Tuesday, August 25, 2015

The Fisherman and the Theefyspray Model-Making Challenge Due in on Wednesday 9th of September

Our latest focus after reading  The Fisherman and the Theefyspray by Paul Jennings and illustrated by Jane Tanner is to create their own 3D model from which they will then draw top, side, front and other views. This is what the illustrator, Jane Tanner, had to say about the process she went through when she read the text and produced the illustrations.

"This poignant story about loss and personal responsibility by my friend Paul Jennings was very challenging as I needed to invent a fish that was ancient and amazing...one that had never be seen.I used lots of blue to emphasise the sad mood.The humped over body language of the sea creature when you first meet her continues this mood.
The Theefyspray model was made from clay and cartridge paper.I kept the clay wet so I could change its position... I could hold it in my hand and draw it from different perspectives: above, underneath, the back and front. The colours were imagined and Paul wanted them to be very bright although I’d have preferred to draw the creature in glowing white. Part of the compromise needed when working in a team.
The fisherman was drawn from photos of my father.
We had so much fun as he tried to act naturally for the camera.
I used more paint than usual to keep the watery effect."

We then brainstormed different way students could construct their own imaginative model of this majestic fish. I have a few materials but am encouraging students to field a few of their own. We discussed the challenge together and I made some notes on the whiteboard and modelled a few techniques which could be used. I have a small amount of clay, Plasticine and some felt available in the classroom.

We discussed the message in the book and also the illustrations and looked at the figurative language employed by Paul Jennings. This book really got the students thinking about preserving what is special in our world and helped them think about the integrity shown by the fisherman.  Students will be making a documentary on how they designed and made their Theefysprays.

Our brainstorm session:

Theefyspray: Ideas for models
balloons, papier mache (takes a while to dry) Thereare quite a few recipes available on the internet.
wire sculptures (I have safety goggles if any student needs to borrow some).
pipe cleaners
electronic kit light emitting diodes
clay - hollow it out
built up collage
litho/pastels/shape of the fish/cut out the two shapes, staple...stuff with smaller scrunched paper...stuff some more until closed up. (Technique demonstrated for students).
tin foil models (We viewed some websites).
loom bands

Lateral thinking/creativity/practicality/ability/adaptability



Woollen Theefyspray

Papier mache

Lego model by JS

Yummy cake by JH

Felt Theefyspray by AE

Papier mache model by GL

Theefyspray Corner

Two layered Theefyspray painting by H

Delcious Theefyspray cake by AL

Innovative Loom Band Theefyspray by JHG

Lego model

Tinfoil model

Origami model

We have a small amount of clay left over from last year, so some students will get the opportunity to design and craft a Theefyspray in clay which will then be baked in the school kiln. They will then be painted and lacquered.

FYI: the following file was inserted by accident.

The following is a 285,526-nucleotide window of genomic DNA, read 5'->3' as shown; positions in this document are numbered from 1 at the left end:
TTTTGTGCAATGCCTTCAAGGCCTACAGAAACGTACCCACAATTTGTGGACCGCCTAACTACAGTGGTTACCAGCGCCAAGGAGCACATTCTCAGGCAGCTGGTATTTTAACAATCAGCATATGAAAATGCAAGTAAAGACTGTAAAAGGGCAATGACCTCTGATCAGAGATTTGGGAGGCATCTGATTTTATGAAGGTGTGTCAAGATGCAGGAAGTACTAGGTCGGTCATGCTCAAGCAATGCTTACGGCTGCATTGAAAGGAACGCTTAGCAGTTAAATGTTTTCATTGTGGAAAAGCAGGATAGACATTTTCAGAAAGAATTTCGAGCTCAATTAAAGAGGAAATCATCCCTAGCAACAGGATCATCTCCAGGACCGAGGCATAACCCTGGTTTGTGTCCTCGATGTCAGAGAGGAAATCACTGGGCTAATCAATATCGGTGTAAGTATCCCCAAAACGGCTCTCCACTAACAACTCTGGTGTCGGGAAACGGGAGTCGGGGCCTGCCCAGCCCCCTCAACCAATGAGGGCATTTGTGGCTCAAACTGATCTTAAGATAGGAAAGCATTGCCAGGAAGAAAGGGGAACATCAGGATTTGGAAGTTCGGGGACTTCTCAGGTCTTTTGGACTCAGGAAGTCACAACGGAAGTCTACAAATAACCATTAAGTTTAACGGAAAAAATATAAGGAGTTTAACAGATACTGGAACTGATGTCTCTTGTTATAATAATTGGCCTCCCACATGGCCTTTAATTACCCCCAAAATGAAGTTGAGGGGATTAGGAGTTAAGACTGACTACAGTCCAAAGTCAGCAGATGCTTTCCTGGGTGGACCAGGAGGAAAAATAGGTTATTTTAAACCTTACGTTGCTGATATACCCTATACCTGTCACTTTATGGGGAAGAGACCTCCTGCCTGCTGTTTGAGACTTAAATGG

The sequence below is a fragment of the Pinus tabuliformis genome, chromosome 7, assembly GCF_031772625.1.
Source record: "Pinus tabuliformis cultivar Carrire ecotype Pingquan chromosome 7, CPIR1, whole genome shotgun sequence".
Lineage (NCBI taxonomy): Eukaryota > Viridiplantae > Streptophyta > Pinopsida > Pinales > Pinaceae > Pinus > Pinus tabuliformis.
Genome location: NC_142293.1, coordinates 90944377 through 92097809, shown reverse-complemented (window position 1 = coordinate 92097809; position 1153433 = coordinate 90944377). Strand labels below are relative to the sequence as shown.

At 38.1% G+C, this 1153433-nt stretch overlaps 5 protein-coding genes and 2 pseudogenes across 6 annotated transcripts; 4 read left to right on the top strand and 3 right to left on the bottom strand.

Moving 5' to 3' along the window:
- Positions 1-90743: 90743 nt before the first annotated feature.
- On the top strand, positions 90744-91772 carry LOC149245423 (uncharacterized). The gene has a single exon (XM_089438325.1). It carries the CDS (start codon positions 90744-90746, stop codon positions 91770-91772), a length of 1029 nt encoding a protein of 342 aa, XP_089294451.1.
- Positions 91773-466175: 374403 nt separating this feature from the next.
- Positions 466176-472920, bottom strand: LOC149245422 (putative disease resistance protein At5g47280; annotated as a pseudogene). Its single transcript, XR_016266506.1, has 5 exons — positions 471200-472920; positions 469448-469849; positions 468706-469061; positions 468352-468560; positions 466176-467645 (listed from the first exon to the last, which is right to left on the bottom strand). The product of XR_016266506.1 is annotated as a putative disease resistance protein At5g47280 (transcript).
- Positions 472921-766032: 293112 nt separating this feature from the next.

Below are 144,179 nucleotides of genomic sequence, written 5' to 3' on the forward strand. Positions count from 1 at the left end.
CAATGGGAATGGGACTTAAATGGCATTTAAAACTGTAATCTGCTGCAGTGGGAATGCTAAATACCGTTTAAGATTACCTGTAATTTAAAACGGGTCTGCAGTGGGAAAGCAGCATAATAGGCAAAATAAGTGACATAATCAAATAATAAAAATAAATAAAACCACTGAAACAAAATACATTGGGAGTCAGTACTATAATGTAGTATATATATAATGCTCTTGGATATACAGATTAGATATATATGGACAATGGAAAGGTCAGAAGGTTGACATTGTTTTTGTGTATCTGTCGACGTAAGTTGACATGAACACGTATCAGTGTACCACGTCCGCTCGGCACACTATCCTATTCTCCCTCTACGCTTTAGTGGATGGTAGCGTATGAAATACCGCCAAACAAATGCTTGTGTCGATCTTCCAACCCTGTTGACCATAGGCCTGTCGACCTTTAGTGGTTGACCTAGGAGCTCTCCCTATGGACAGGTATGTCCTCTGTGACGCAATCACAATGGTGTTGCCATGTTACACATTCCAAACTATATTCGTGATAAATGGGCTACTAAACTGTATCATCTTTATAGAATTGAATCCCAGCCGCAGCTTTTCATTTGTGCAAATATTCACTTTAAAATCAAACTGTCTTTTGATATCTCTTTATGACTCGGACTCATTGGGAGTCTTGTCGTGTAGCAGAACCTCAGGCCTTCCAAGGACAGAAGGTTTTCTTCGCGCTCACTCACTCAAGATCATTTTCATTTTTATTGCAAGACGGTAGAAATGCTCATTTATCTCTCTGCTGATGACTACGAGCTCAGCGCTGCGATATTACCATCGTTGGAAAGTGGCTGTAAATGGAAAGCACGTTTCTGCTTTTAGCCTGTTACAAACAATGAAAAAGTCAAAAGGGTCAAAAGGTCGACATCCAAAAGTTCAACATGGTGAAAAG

Claywork inspired by The Fisherman and the Theefyspray
by HK










Students have also written a response to the book. This will be published and displayed in the room early next week (September, Tuesday 8th). Here a few examples:

Theefyspray Book Response
I think that this is a beautiful book about two wonderful little fish. The book is a very inspiring, heart-warming, positive book that everyone should read.

The story starts off in the dark, gloomy blue sea that represents sadness and loneliness. But as the story goes on the shades brighten to adjust to the mood of the creatures. The mother is very protective of her baby and always loves to see her little one happy and swimming around. When the fisherman captures the little Theefyspray and pulls it aboard he realises when the colours start to fade off the little Theefysprays scales he should place it back where it belongs, and he showed great integrity when he placed it back into the water.

This beautiful book was written by Paul Jennings.   
By CS Grade 6

Theefyspray Book Response
The Fisherman and the Theefyspray is a very inspiring and poignant book with a meaningful moral of separation, compassion and survival.

The story begins as a dark, gloomy blue shade; representing sadness and loneliness then as the story progresses as the one Theefyspray discovers she has offspring. They have a close connection with each other and with their natural surroundings. The colours used by the illustrator brighten to adjust to the mood of happiness and hope. As the fisherman captures what he thinks is the only fish of its kind, he discovers the mothers magnificent colours and shades as she leaps clear out of the waves to save her only child and companion. The Theefysprays colours start to fade after being pulled aboard the boat and the fisherman realises the changed Theefysprays scales, the connection and the relation between the two fish, he shows great integrity as he places the Theefyspray back into his world, a world of wonder, his home.  
By SG (grade 6)

Book Response – August  2015
The Fisherman and the Theefyspray is a heart-warming book about separation, compassion and survival. An old man is out fishing and catches a rare fish called the Theefyspray and there are only two left on the planet. The colour blue represents the sadness you experience throughout the story. When Mrs Coote read the book I felt like I was going to cry. The story has an optimistic ending and the reader is left feeling hopeful for the survival of the species.
By JS (Grade 5)